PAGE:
Review by Tony Keen
The goddess Venus, on the planet Venus, is bored. She wishes she could visit Earth, and to her surprise, wishing makes it so (just as if she had divine powers!). In New York her astonishing beauty brings her to the attention of publisher Whitney Hammond, who makes her the new editor of Beauty magazine. This irks his assistant Della Mason, who had designs on both job and publisher.
Such is the premise of this delightful series launched in 1948, one of two female-led titles Atlas launched then (the other being Sun Girl). Early stories follow a fairly standard romance pattern – Della schemes against her rival, and comes undone, sometimes, though not always, because Venus uses her divine powers and connections. Early issues are drawn in a 1940s cartoonish style typical of light-hearted comics of the era. The comics collected here reach 1950, and the art gradually evolves a greater realism, more inspired by movies than cartoons. The art changes are paralleled by the stories becoming rather more serious. Romance is still at their heart, but in a more adult form – Whitney and Venus become involved. Other gods appear, and there’s a greater element of superheroic adventure. There is even a semi-regular villain, Jupiter’s brother Loki. Logic and consistency are never high priorities in this series.
There are also a number of back-up features. In early issues humour strips feature spendthrift actress Hedy De Vine. Later it’s generally typical romance stories of boy-meets-girl, in which one acts in a way that marks them out as a psychopath, causing the other to fall in love, rather than, say, take out a restraining order. Most extreme, perhaps, is ‘The Heart Within Me – Dead!’, in which a young woman is mourning her dead sweetheart until a new beau breaks into her home and destroys all mementos of the previous boyfriend. You can guess the result.
There are also text stories, generally of much the same ilk, though some have a crime theme in early issues. This reprint collection also includes some editorials written in an unsuccessful attempt to counter attacks on comics from psychiatrist Frederic Wertham. It might be considered that if Atlas wanted to argue comics are not corrupting children, perhaps including a full page sequence in which Venus strips down to her underwear was not the best idea.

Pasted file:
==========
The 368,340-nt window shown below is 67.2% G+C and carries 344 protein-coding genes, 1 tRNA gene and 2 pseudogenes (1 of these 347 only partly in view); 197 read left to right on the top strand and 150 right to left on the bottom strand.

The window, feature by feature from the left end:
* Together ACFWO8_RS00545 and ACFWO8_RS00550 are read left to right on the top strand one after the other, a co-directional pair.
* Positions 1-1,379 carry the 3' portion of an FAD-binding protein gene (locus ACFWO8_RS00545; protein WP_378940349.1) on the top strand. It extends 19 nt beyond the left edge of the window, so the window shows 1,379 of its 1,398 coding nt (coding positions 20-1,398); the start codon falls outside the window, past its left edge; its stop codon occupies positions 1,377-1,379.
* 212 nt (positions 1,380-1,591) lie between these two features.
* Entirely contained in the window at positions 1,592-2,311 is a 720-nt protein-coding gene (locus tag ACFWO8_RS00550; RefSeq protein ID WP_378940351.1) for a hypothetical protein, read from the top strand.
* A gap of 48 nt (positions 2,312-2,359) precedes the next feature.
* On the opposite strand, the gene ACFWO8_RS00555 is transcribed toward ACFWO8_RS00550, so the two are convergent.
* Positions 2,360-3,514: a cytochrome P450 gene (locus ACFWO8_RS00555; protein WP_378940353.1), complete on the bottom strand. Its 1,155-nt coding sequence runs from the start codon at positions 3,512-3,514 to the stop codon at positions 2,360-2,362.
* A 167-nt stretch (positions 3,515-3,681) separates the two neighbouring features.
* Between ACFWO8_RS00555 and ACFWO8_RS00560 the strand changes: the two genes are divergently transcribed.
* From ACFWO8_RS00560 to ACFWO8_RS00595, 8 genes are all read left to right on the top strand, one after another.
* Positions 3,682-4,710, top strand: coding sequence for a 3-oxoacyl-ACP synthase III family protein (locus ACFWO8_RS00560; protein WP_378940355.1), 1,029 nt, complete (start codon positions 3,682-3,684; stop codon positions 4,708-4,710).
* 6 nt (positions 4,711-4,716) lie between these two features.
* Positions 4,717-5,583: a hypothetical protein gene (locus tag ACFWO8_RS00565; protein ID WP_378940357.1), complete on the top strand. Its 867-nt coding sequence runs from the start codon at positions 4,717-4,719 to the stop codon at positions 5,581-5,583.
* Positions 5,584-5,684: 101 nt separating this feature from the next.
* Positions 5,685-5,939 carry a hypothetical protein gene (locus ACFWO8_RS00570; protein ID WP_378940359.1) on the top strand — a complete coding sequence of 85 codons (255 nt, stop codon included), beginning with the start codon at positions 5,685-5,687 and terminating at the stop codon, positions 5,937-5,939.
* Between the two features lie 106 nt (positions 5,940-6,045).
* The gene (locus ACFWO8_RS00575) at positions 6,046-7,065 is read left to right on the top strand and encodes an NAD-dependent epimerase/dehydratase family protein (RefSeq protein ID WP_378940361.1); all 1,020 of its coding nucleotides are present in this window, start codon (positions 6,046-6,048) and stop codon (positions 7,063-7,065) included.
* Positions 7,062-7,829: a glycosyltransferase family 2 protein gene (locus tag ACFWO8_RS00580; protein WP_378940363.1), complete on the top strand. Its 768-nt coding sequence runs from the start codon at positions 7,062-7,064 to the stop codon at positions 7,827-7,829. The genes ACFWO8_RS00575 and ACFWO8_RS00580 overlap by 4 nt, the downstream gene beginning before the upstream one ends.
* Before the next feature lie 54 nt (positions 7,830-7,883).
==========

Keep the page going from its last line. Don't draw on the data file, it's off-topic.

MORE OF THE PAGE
Who was responsible for Venus is not clear. With the exception of a couple of one-page gag strips signed by Harvey Kurtzman (see Hey Look!), which would be unmistakable anyway, there are no credits. The early strips are probably drawn by George Klein and Ken Bald, as Michael J. Vassallo explains in the introduction, and the later more realistic ones by Werner Roth. The writers are even harder to determine, though one suspects Stan Lee is in the mix somewhere.
These are not particularly sophisticated comics. They are certainly not enlightened in portraying women. Most females, even Venus, are silly, and primarily concerned with marriage. Careers are generally seen as ideas to be put aside when the right man comes along. Meanwhile almost every male in the Venus stories falls in a pool of slobber at the very sight of her beauty. Balancing that, well over sixty years later the stories retain a light-hearted charm, and are noticeably less crude than a lot of 1940s material. Definitely worth trying if you fancy something a bit different.
Sadly, the promised second volume, covering the period when the book took a serious left turn into science fiction and horror, has never yet appeared.